(Wood)Work it Off!

The most contentious presidential campaign in recent memory has come to an end, but the stress it has caused is likely to remain. As I was listening to an episode of the Dinner Party Download podcast with actor and woodworker Nick Offerman –  star of Parks and Recreation and author of Good Clean Fun – I realized that woodworking might just be the outlet we need to put that stress to good use. If you’re looking for a craft that is challenging yet contemplative, then look no further than these new books.

For the beginner, check out The Minimalist Woodworker – it’s ideal for the city dweller who has a few tools and a small space to work in. Step-by-step instructions for seven projects (including a bench and a cabinet) make this a great primer for the newbie. Or, consider Hybrid Woodworkingwhich incorporates some power tools and provides a gentler introduction to the woodworking arts.

If you’ve got some skills and are looking for a challenge, venture forth with some books about specific woodworking projects. Make beautiful vases, cutlery, lampshades, puzzles and so much more with Wood for Woodturners, All New Turning Projects with Richard Raffan and Woodturning MagicLooking for something even more specific? Look no further that the Whittling Handbook, where you can carve elaborate figurines and other items; Swedish Carving Techniques, considered “the bible of spoon carvers”; and the Stickmaking Handbook for beautiful walking stick and crooks (and the perfect gift for the shepherd in your life).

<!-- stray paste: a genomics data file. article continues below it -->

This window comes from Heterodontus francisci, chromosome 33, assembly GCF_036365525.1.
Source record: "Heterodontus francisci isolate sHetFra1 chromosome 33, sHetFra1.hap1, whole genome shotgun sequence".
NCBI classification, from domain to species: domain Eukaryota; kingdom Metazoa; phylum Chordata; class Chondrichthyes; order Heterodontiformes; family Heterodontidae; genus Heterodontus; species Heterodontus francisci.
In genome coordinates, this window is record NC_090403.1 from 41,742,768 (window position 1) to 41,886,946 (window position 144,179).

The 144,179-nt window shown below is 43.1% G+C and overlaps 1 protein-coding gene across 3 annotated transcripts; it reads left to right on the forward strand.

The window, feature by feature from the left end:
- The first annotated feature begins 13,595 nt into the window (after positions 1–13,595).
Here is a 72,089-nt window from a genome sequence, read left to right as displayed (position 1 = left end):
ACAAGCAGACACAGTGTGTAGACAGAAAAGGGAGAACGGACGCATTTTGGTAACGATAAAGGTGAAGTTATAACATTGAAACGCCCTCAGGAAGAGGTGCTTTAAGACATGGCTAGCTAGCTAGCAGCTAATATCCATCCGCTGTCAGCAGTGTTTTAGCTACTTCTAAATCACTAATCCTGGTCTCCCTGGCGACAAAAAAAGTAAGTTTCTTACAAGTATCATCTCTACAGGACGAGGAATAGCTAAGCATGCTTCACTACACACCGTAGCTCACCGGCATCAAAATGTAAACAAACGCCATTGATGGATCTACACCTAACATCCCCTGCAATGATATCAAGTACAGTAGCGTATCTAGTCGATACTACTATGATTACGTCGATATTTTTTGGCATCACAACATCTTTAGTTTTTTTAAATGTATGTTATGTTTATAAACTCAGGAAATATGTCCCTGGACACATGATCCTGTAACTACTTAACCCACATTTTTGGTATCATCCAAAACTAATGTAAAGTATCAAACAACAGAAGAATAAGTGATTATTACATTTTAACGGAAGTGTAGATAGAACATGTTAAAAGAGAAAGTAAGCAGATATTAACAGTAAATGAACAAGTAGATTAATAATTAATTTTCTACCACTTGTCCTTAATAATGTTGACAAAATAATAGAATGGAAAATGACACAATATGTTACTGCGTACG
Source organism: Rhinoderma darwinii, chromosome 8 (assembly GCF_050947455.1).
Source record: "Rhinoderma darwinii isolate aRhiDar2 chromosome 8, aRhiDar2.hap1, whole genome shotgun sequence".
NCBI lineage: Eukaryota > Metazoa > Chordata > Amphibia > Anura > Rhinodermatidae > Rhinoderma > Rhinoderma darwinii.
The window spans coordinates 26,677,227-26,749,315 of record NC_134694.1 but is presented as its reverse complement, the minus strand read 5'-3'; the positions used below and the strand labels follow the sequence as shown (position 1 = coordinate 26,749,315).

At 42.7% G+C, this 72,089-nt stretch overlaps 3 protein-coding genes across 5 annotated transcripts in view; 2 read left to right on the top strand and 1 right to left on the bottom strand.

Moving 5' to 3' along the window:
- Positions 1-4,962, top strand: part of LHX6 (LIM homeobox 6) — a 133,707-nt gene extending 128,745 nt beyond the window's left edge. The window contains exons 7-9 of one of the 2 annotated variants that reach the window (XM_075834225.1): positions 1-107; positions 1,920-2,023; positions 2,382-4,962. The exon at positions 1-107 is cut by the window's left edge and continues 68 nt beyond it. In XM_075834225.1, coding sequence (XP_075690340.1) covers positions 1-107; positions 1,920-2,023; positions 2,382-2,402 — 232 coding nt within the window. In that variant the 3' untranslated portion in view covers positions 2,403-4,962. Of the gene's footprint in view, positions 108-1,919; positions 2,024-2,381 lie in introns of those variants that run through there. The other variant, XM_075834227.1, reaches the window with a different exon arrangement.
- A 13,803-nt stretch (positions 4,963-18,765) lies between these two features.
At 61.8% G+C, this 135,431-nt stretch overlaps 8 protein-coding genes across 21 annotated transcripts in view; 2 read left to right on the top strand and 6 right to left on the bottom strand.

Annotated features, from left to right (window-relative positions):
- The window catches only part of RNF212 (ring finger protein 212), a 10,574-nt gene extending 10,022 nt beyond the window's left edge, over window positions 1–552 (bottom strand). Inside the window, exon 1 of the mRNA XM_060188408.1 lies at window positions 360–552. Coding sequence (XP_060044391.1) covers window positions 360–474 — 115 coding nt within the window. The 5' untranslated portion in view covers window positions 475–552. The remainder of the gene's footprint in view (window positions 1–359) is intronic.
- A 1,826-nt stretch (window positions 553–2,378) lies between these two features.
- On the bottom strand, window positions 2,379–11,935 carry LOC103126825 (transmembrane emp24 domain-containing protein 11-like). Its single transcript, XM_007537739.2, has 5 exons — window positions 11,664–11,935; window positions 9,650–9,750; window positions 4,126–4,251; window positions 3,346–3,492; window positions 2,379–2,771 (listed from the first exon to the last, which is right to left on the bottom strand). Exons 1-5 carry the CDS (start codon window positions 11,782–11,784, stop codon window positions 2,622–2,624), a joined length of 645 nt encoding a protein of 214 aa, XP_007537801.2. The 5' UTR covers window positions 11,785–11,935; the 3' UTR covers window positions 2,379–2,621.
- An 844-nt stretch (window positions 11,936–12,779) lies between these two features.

Let’s say you appreciate wood more than you want to work with wood (I must admit I’m firmly in this camp). Well, we’ve got plenty for the armchair woodworker. Start with The Field Guide to Identifying Woods in American Antiques & Collectibles for a discussion of the most common woods you’ll come across in American antiques, along with a “macroscopic” view of each wood that shows its unique characteristics in fine detail. Then embark on a journey with Architecture in Wood: A World History for beautiful pictures and the stories behind impressive wood structures around the world. Then you’ll be ready to settle down with Norwegian Wood: Chopping, Stacking, and Drying Wood the Scandinavian Way for the most soothing pictures of stacked wood you’ll ever see.

Feel like you need some inspiration? Be sure to check out The Man Who Made Things Out of Trees by Robert Penn, who used ancient woodworking techniques to make an axe handle, a wagon wheel, a bow and arrow and a toboggan, among other items, using the wood from a single ash tree.

~posted by Frank


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